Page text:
Does anyone know any women who are really into woodworking? I
certainly can't think of any reason why they shouldn't be as interested
as, say, some men are in cooking. I know a woman who is interested but
doesn't get involved. She does like watching Norm however! I'd like
to know that there are some women turning out projects as good as (or
better than) those the men in here do. After all, it isn't an activity
where strength matters very much.
All kinds of women work wood. They even have their own magazine. Odd, how
folks who insist they want to be treated the same, because they _are_ the
same want to have their own magazine. Names available in the index of FWW
Where did you get the notion that women woodworkers want their own
magazine? The fact that one exists (or, existed) doesn't mean there's
a demand. In fact, i'd prefer not to segregate by gender - 'cause you
guys have a head start in the field, if nohthing else :-)
While there are times for differences between the sexes, ww'g is
rarely one of them.
I've come across a few woodworker gals. "P" comes to mind. Worked with her
in a shop in RI back in the 80's. She was the go-to gal anytime anybody
needed shaper cutters ground. Aside from that, she did everything everyone
else did about the same, except maybe for the heavy lifting. She was a nice
gal & a good fishin' buddy.
Met "A" in the 90's working in a millwork and woodworking shop, their main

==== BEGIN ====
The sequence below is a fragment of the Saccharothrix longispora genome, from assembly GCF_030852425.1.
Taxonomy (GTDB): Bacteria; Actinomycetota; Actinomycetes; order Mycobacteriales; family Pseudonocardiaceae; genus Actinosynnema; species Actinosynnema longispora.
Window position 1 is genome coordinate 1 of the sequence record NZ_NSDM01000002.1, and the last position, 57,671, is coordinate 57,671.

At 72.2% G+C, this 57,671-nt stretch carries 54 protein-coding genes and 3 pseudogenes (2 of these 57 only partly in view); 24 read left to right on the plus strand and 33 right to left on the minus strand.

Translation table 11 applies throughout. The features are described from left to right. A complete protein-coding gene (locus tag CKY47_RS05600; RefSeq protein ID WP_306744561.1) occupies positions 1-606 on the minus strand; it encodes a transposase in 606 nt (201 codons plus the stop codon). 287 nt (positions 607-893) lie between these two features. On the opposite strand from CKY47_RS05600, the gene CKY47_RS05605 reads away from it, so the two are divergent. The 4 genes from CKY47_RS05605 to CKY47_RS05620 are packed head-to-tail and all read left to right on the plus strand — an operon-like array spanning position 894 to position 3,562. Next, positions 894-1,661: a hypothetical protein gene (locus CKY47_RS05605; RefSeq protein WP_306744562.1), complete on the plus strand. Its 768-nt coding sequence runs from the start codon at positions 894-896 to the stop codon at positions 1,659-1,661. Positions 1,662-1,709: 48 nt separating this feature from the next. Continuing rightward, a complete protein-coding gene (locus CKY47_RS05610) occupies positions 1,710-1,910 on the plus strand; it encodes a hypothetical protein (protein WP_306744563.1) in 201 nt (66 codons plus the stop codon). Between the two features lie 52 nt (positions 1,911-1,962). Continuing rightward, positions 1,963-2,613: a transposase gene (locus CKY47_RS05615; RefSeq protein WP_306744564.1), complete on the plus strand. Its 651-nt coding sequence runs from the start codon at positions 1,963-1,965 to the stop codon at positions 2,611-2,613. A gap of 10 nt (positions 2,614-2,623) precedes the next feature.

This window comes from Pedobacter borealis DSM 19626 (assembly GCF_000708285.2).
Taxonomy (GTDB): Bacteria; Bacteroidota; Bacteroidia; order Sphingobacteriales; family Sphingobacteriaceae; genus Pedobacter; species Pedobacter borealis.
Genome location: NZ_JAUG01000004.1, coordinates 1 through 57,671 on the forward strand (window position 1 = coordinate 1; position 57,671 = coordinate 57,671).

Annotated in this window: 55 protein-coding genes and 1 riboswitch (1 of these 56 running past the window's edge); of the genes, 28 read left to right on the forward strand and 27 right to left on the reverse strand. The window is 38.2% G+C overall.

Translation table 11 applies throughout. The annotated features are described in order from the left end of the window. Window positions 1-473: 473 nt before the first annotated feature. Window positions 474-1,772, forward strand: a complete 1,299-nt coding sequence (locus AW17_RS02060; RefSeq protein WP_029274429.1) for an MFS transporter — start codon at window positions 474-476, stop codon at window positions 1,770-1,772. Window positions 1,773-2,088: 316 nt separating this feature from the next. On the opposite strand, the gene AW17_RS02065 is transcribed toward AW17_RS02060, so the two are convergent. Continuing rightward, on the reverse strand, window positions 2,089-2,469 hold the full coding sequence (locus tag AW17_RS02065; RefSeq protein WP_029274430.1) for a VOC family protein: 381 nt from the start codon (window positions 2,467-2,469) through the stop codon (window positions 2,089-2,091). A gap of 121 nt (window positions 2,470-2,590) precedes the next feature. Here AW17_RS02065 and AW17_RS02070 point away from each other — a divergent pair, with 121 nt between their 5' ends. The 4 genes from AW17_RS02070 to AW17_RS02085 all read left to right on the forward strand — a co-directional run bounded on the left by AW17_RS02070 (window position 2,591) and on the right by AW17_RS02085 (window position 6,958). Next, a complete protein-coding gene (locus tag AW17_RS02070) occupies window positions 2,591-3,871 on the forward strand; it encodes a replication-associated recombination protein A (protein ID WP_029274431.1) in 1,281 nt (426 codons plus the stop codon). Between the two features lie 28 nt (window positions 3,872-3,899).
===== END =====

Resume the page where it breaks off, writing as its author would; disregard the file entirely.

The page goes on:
employee. Was doing what we would call 'fine woodworking' and doing an
outstanding job of it.
Did some cabs and a fireplace for a basement remodel job last year, and the
lady carpenter on the job was one of the best I've worked with. Real hard
worker, knew what she was doing.
But definitely, there are way fewer women woodworkers than men woodworkers.
I'd guess it's partly cultural differences, and partly innate differences
between the sexes. Culturally, I'd guess there are fewer women who aspire
to success in the trades, whereas guys might be more inclined to see
something noble in it. Also, at one time, less so now, women were given a
hard time trying to enter the trades, so it would make sense that there
would be fewer of my generation (50ish) , but more younger women in the
trades. And lastly, it's my understanding that male brains are innately
more likely to have good three-dimensional and mechanical reasoning
abilities, and female brains are more likely to have well-developed
communication abilities. And of course, there are exceptions, guys who
can't use a screwdriver, and women who can build anything.
And there is also the fact the environment of working with a bunch of guys
in a shop may not appeal to a lot of women; guys are pretty rough on each
other, use rude language, a lot of sexual references, the c-hair is still
considered a standard unit of measurement in most shops, the work is hard,
the pay is low - maybe women are just smart enough not to want to get
My daughter-in-law is a licensed building contractor. She has built houses
with her dad since she was old enough to do so, doing most anything that
needed to be done. I've built several projects with her and have been amazed
at what she can do. She's not just a carpenter, but a fine cabinet and
"Juvenal" < email@example.com> wrote in message